Business owners and investors are selling stocks, seeking
alternative investments and holding off on hiring until the U.S.
government has addressed looming tax increases and spending cuts.
Business owners and investors in the United States are rapidly maneuvering to shield themselves from the prospect of higher taxes next year, a strategy that is sending ripples across Wall Street and broad areas of the economy.
Take Stephen A. Wynn, the casino magnate, who has been a vocal critic of higher tax rates. He and his fellow shareholders in Wynn Resorts, the company announced, will collect a special dividend of $750 million Tuesday, a payout timed to take advantage of current rates. Experts estimated that taking the payout this year instead of next could save Mr. Wynn, who owns a sizable stake in the company, more than $20 million.
For the wealthy like Mr. Wynn, the overriding goal is to record as much of their future income this year as they can. That includes profits from activities as diverse as sales of businesses, one-time dividends and the sale of stocks that have been big winners.
"In my 30 years in practice, I've never seen such a flood of desire and action to transfer a business and cash out," said Kenneth K. Bezozo, a partner in New York with the law firm Haynes & Boone. "We're seeing a watershed event."
Whether they are small-business owners or individuals saving for retirement, investors are being urged by their advisers to reconsider their holdings. Along the way, many are shedding the very investments that have been the most popular over the past year and contributing to sell-offs in formerly high-flying shares like Apple and Amazon.com.
Investors typically take profits from their own portfolios at the end of the year, but the selling appears to be more specific this year. Stocks with large dividends, for instance, are seen as less attractive because of the perceived likelihood of a sharp increase in the tax rate on dividends.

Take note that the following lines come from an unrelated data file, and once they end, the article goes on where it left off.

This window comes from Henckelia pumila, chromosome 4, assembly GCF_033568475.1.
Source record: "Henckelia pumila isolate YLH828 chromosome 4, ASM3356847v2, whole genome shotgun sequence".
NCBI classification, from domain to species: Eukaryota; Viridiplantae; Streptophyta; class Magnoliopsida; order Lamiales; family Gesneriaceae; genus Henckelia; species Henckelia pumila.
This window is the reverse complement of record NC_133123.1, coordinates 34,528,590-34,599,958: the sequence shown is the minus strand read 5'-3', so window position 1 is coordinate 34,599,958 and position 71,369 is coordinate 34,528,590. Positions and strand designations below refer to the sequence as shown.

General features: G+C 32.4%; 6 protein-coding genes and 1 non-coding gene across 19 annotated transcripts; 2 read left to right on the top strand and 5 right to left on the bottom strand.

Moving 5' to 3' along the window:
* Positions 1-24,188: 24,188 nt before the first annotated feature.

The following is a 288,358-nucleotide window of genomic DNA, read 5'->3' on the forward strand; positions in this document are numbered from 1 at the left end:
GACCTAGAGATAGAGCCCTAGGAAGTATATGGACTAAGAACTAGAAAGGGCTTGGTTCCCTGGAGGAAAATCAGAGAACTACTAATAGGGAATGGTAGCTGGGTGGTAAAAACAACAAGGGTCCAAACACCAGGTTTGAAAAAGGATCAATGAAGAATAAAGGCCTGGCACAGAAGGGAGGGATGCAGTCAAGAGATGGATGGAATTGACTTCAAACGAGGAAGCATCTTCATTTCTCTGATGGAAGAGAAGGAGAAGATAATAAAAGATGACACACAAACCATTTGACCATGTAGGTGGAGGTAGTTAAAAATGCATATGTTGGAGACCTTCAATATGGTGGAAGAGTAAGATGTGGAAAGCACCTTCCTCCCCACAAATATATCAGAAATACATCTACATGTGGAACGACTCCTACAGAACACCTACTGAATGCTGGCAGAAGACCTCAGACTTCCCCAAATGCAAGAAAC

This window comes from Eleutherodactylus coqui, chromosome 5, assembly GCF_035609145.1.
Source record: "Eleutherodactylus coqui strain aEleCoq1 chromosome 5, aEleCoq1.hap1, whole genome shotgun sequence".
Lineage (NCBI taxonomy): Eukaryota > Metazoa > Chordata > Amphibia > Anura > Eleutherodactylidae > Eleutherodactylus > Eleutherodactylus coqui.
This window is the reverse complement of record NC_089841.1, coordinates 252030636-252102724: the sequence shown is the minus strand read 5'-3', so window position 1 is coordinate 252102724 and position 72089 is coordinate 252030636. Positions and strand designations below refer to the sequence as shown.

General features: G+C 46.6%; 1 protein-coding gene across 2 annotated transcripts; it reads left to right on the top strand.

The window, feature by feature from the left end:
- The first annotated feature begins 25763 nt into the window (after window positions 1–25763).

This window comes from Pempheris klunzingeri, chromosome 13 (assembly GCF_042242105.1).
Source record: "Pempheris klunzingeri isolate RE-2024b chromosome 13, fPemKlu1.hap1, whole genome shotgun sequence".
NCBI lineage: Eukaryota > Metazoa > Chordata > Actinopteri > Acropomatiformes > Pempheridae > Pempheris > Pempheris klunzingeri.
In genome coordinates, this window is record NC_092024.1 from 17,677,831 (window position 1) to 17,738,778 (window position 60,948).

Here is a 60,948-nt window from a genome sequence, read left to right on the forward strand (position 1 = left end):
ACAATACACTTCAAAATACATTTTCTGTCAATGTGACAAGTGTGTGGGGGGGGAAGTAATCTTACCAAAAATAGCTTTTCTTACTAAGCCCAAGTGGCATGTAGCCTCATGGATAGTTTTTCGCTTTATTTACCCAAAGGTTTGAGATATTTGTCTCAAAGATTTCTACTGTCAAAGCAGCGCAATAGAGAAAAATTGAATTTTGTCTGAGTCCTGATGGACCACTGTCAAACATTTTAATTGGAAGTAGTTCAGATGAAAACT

All of that is weighing on the broader financial markets, as worries mount about the economic drag from the combination of higher tax rates and reduced government spending set for January if President Barack Obama and Senate Republicans cannot reach a budget compromise before then.
Fears about the fiscal impasse in Washington, along with anxiety about fading corporate profits and weakening economies abroad, have pushed the Standard & Poor's 500-stock index down about 5 percent since the election. On Friday, major stock indexes had their best showing of the week, after Mr. Obama and Republican leaders signaled that a compromise was possible.
Even if many of the tax breaks scheduled to expire survive a new budget deal, some business owners and investors are bracing for substantial increases in specific areas of the tax code.
The top rate on dividends, for example, could climb to 39.6 percent from 15 percent if no action is taken. Capital gains taxes, which now top out at 15 percent, could rise to more than 20 percent, many financial advisers say. Most investment income will also be subject to a 3.8 percent charge to help pay for Mr. Obama's health care law.
Stocks that pay big dividends have been popular in recent years among investors eager for an alternative to the meager returns on bank savings accounts and Treasury securities. Since October,
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